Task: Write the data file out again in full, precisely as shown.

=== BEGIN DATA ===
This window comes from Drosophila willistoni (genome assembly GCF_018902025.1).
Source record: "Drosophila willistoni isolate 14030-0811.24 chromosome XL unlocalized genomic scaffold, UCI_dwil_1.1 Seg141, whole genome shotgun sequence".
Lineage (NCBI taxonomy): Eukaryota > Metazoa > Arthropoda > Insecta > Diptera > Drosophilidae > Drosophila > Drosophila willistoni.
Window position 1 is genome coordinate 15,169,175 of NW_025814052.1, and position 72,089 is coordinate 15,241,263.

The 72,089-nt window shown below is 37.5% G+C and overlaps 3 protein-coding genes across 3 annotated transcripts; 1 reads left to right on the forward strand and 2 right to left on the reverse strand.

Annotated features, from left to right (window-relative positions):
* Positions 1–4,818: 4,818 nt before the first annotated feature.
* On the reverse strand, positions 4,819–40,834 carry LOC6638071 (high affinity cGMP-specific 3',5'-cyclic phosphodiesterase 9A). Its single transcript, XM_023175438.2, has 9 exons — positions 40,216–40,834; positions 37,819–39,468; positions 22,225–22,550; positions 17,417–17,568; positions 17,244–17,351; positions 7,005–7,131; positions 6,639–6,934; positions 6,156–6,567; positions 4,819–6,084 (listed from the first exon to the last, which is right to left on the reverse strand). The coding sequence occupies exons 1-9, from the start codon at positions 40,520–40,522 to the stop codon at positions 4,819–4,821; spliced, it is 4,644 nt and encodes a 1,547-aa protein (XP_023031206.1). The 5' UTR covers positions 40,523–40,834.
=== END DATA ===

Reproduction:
This window comes from Drosophila willistoni (genome assembly GCF_018902025.1).
Source record: "Drosophila willistoni isolate 14030-0811.24 chromosome XL unlocalized genomic scaffold, UCI_dwil_1.1 Seg141, whole genome shotgun sequence".
Lineage (NCBI taxonomy): Eukaryota > Metazoa > Arthropoda > Insecta > Diptera > Drosophilidae > Drosophila > Drosophila willistoni.
Window position 1 is genome coordinate 15,169,175 of NW_025814052.1, and position 72,089 is coordinate 15,241,263.

The 72,089-nt window shown below is 37.5% G+C and overlaps 3 protein-coding genes across 3 annotated transcripts; 1 reads left to right on the forward strand and 2 right to left on the reverse strand.

Annotated features, from left to right (window-relative positions):
* Positions 1–4,818: 4,818 nt before the first annotated feature.
* On the reverse strand, positions 4,819–40,834 carry LOC6638071 (high affinity cGMP-specific 3',5'-cyclic phosphodiesterase 9A). Its single transcript, XM_023175438.2, has 9 exons — positions 40,216–40,834; positions 37,819–39,468; positions 22,225–22,550; positions 17,417–17,568; positions 17,244–17,351; positions 7,005–7,131; positions 6,639–6,934; positions 6,156–6,567; positions 4,819–6,084 (listed from the first exon to the last, which is right to left on the reverse strand). The coding sequence occupies exons 1-9, from the start codon at positions 40,520–40,522 to the stop codon at positions 4,819–4,821; spliced, it is 4,644 nt and encodes a 1,547-aa protein (XP_023031206.1). The 5' UTR covers positions 40,523–40,834.